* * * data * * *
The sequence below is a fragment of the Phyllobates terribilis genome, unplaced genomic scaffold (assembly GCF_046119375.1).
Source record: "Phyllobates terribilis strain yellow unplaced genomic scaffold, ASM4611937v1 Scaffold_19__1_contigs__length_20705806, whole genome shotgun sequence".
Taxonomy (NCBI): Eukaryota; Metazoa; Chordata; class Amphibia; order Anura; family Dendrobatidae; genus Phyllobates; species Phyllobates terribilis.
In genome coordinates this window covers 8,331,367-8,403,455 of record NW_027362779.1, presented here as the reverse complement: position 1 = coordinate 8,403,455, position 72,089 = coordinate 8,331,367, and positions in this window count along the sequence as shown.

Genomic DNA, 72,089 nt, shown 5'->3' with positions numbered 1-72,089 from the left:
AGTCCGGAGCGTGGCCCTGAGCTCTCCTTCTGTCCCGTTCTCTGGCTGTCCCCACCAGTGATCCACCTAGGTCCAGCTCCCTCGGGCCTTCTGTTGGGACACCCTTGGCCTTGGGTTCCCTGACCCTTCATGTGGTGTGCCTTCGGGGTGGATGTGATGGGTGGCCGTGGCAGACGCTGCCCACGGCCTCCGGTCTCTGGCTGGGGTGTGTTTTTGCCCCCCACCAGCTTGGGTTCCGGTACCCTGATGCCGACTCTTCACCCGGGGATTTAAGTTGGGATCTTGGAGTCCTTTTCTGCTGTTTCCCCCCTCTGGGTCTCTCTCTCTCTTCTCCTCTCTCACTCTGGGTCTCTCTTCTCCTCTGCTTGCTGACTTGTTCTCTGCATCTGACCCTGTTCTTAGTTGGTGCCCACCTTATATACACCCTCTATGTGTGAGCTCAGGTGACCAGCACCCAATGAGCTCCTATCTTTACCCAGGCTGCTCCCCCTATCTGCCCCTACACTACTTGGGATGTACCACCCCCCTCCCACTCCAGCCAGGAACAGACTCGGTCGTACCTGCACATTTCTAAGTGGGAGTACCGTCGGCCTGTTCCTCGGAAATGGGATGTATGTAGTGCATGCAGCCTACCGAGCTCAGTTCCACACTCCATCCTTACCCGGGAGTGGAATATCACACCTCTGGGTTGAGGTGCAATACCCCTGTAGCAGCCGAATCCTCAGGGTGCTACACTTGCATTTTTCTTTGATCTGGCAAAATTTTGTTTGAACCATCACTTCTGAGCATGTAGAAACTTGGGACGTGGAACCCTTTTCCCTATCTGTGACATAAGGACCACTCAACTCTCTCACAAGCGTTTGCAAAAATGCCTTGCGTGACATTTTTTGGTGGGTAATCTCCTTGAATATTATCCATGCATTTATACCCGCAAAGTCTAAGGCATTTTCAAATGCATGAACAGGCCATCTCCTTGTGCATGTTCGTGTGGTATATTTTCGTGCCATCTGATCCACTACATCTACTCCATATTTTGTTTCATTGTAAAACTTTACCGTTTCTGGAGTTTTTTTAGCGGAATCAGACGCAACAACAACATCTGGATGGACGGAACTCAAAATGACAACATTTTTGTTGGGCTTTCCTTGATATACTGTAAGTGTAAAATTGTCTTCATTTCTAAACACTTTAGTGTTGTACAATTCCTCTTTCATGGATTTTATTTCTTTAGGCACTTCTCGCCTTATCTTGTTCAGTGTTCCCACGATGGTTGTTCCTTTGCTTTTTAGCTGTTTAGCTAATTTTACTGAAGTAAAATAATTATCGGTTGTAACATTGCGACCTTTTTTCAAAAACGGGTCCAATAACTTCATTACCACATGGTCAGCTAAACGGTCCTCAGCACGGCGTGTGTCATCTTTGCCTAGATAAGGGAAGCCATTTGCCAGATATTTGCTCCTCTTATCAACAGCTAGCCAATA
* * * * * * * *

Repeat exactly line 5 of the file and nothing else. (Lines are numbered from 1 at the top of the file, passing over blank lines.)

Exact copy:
Genomic DNA, 72,089 nt, shown 5'->3' with positions numbered 1-72,089 from the left: